A workshop on the future of the archaeological profession in Ireland was held in Kilkenny on 8th March, 2011. The aim was to discuss the crisis facing the profession and come up with solutions. The current best estimate by the Institute of Archaeologists of Ireland (IAI) of numbers working in the profession is 350 from a peak of 1700 in 2008. This may be an overestimate as anecdotally we’re hearing of widespread unemployment nationwide, with people working only sporadically and others on short term or part time hours. Obvioucly we haven’t been immune and have lost some great people over the past two years, through redundancy or lay-offs.

Here’s a link to a pdf of the discussion document which resulted from the workshop..

Archaeological Profession in Ireland 2011

And here’s a link to photos of the flip charts from the forum uploaded by John Tierney:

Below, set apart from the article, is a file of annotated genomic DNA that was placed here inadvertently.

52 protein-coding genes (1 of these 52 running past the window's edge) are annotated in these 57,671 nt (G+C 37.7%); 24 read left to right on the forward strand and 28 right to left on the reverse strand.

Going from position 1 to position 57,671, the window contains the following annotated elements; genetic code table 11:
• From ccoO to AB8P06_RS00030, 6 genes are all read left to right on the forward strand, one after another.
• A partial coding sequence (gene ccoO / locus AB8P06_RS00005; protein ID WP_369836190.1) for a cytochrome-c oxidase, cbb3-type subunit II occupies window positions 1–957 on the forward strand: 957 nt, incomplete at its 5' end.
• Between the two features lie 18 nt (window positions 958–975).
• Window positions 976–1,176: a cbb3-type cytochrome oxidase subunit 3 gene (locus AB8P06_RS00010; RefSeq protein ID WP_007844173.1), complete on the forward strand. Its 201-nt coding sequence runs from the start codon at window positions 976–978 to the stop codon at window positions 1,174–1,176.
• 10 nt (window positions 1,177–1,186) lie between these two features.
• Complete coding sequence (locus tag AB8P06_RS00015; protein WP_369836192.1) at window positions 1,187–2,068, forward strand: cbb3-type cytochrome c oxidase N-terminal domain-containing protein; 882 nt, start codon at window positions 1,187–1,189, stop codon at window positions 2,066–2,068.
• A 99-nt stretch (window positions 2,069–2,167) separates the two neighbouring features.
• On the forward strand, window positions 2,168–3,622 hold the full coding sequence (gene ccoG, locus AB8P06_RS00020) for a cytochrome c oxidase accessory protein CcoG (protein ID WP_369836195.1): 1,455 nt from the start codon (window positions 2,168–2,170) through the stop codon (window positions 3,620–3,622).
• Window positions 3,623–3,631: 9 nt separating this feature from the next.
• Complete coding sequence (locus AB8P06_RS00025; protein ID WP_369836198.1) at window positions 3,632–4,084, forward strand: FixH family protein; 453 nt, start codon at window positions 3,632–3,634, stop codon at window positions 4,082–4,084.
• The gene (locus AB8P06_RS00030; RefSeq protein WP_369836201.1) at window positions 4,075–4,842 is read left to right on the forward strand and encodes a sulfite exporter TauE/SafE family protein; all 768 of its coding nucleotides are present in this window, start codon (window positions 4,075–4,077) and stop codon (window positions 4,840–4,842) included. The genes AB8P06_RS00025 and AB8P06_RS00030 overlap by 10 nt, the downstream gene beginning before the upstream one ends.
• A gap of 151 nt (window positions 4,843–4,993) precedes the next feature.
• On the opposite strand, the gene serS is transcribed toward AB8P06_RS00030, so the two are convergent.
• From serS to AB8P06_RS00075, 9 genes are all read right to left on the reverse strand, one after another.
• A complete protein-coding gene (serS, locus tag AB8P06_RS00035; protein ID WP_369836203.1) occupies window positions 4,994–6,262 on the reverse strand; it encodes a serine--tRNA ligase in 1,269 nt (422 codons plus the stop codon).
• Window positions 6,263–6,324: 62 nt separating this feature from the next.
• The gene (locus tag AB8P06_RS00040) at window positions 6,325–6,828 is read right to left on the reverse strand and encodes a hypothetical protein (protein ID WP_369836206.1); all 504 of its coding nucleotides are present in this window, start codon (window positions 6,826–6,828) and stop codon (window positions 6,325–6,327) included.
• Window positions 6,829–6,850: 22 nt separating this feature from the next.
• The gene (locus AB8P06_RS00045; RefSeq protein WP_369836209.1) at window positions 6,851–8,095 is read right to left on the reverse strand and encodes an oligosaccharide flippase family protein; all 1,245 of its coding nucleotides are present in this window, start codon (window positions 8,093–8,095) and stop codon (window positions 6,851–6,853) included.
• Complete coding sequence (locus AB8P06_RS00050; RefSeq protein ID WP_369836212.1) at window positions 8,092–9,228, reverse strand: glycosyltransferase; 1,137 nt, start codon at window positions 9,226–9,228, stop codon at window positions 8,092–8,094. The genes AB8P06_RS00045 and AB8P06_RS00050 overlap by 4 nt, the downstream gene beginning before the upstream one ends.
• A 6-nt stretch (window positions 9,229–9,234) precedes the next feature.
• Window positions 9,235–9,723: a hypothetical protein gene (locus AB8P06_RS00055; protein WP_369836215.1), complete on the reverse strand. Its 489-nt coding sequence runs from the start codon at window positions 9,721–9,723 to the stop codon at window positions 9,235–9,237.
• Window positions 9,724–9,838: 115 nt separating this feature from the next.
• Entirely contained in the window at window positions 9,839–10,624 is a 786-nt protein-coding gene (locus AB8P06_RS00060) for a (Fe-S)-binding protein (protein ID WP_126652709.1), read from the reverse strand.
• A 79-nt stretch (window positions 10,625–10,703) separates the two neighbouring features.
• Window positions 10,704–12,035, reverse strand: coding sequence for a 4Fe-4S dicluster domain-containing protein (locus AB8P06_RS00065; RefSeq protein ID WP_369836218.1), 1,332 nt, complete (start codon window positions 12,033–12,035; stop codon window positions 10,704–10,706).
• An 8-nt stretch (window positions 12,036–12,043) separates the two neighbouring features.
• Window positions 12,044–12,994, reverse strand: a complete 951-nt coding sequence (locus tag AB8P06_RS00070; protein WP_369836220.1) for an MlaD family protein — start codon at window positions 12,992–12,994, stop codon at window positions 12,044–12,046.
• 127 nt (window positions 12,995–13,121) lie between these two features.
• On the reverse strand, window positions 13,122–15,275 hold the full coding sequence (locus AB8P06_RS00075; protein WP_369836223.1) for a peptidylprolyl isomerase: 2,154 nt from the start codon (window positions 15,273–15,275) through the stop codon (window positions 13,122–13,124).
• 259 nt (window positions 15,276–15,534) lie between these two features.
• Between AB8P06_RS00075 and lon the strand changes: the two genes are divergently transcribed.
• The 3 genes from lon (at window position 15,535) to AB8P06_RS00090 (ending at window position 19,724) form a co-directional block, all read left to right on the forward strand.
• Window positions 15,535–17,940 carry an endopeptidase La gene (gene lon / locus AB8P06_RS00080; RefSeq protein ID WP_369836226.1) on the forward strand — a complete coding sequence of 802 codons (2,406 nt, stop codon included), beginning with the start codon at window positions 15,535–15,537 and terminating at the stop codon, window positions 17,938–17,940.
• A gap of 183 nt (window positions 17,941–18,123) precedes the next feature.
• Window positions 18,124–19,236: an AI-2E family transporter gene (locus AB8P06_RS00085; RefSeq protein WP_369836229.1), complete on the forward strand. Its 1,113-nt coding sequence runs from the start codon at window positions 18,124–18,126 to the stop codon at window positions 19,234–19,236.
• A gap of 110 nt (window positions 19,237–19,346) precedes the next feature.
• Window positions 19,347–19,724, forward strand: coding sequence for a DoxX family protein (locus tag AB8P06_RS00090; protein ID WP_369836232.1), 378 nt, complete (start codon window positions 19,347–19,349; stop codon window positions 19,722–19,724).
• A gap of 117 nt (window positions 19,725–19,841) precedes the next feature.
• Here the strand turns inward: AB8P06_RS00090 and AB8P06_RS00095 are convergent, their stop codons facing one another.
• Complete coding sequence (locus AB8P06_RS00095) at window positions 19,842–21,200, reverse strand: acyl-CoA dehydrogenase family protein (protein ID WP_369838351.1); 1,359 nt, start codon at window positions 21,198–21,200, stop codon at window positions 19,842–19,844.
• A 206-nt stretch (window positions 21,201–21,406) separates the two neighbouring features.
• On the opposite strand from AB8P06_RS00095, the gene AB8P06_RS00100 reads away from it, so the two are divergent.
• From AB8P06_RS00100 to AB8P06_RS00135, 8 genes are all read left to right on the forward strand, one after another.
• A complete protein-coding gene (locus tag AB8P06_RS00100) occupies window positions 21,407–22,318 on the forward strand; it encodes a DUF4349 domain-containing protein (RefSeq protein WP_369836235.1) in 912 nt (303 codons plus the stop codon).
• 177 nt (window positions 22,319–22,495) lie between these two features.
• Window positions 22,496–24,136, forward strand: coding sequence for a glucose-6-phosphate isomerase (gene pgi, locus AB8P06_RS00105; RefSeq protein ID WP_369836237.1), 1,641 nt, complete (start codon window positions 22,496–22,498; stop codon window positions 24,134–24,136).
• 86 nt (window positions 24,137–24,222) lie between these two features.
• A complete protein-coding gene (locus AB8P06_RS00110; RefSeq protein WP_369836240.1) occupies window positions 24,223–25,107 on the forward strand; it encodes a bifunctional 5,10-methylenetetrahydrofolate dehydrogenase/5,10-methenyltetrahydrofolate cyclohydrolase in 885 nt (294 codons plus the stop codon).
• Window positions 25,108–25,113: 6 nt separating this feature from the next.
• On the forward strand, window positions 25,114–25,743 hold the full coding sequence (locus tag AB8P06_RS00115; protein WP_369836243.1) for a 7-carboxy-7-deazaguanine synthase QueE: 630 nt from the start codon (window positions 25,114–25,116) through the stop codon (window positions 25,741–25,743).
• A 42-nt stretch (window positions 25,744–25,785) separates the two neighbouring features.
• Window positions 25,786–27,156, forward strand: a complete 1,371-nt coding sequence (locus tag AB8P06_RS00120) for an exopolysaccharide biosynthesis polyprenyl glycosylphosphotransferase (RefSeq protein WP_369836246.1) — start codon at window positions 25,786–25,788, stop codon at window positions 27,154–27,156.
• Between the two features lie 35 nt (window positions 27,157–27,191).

It should be clear to everyone in the archaeological profession that the current crisis is not a temporary glitch, but there are 2 great dangers in my opinion…

One is that we are reverting to the bad old days when archaeology was seen as a ‘vocation’ (code for badly paid and with crap conditions), and from the anecdotal evidence this is fast becoming a reality, with indications that those who remain in employment at the lower grades are being paid barely above the minimum wage. The second is that standards will fall and that the quality of archaeological work will not be sufficiently policed (both issues were discussed at the forum)….

Lot’s of interesting findings – The IAI are interested in hearing opinions and we’d be delighted to get some comments and a discussion going here. Feel free to add your thoughts below.


  1. […] amounts of new data, of which however there was very little time to publish any. Now that the profession in Ireland is approximately a fifth of the size it was then, and there’s almost no money left, those who are still in jobs like Dr O’Sullivan are […]

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